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Story of the Week: June 11
6805 words (25 minutes) · 1 like
Leaving the past behind is hard, no matter what planet you live on. Settle in with a cup of cosmic tea, and follow one woman’s otherworldly quest for justice as she speeds toward redefining her life far, far away in this work of science fiction by Phoebe Barton. Phoebe's work has appeared in publications from Analog, to Bundoran Press, to Alliteration Ink.
Featured June 3, 2018
994 words (4 minutes) · 4 likes
To claim immortality, must other pieces of ourselves die? Alongside social and political commentary, decorated author KJ Kabza explores what it means to be true to oneself, what it means to serve others, and what really matters in life and in death—all in fewer than 1,000 words.
Featured May 29, 2018
2813 words (11 minutes) · 2 likes
Coming of age in a drought that dries up everything it touches in Ohio—conversation, camaraderie, and cookouts—author Jen Knox’s culinary protagonist contemplates the future of her home, her family, and her next meal in “The Glass City.” Jen Knox’s literary talents and breadth of work have earned her nominations for the Pushcart, Best of the Net, and Calvino prizes.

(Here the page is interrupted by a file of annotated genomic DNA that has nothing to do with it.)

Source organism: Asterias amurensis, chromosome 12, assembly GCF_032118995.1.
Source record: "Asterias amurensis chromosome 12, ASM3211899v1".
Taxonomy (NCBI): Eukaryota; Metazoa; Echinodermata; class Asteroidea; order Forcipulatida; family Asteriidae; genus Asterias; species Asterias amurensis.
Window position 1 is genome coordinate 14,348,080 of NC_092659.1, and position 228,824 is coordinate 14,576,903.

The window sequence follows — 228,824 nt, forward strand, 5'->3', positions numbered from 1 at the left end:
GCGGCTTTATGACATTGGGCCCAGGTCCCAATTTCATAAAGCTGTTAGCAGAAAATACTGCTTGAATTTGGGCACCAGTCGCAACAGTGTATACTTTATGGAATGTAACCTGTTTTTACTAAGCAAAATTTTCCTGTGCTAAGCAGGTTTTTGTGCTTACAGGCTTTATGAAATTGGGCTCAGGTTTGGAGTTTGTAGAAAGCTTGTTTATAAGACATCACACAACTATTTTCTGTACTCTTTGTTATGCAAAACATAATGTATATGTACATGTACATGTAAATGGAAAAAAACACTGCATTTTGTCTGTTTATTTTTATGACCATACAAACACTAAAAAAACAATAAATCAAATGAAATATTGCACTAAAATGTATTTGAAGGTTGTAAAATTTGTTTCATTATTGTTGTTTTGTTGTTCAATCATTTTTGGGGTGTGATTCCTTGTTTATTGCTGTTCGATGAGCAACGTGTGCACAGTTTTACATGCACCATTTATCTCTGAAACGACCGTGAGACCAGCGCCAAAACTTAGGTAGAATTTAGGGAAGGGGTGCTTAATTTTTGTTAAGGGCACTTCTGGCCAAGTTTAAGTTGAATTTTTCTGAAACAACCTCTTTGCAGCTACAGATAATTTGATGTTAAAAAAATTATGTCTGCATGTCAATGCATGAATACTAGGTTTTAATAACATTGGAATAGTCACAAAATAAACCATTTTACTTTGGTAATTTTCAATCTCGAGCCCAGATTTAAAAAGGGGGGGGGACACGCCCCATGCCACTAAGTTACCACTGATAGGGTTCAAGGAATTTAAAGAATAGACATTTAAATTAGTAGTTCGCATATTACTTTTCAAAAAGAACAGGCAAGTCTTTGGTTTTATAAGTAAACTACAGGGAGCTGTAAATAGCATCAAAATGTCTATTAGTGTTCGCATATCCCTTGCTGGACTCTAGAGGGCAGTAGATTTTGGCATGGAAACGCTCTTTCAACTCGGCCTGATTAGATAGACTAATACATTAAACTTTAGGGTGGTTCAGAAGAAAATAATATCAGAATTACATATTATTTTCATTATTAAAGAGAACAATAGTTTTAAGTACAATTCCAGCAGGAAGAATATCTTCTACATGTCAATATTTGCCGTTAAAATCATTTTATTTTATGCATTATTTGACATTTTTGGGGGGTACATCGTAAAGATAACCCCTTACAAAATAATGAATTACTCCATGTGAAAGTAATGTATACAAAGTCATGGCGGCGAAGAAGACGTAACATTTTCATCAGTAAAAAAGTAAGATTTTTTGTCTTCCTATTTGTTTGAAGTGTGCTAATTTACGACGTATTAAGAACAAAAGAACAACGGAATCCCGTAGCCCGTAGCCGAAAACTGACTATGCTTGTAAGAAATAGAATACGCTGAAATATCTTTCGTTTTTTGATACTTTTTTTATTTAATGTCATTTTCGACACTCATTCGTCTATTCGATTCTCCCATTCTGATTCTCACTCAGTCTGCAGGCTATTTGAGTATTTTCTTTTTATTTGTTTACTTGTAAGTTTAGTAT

Featured May 22, 2018
1041 words (4 minutes) · 1 like
Do humans dream of holographic grass? Listen in on Gerardo's thoughts as he listens in on the conversations around him at the park. Featured in publications from Analog to Asimov's, author Tim McDaniel brings you a short story that raises questions about truth, fiction, and good old-fashioned eavesdropping.
Featured May 17, 2018
1200 words (5 minutes) · 3 likes
A creature of the salt, the sand, and the sea, a mysterious woman with mysterious scruples bargains for her life. Or, at least, for a fleeting feeling of home. Renee Carter Hall is an author of many talents, including turns as a novelist, a Pushcart Prize nominee, and an expert in literary chiaroscuro.
Featured May 10, 2018
934 words (4 minutes) · 3 likes
If an experimental venture to colonize Mars wishes to save money with a one-way trip and a population accustomed to close living quarters, it makes perfect sense to recruit from a nursing home. Doesn’t it? Author Sylvia Spruck Wrigley lives in Tallinn, Estonia, where she writes about plane crashes and Estonian air maidens. Her fiction has been nominated for a Nebula and translated into over a dozen languages.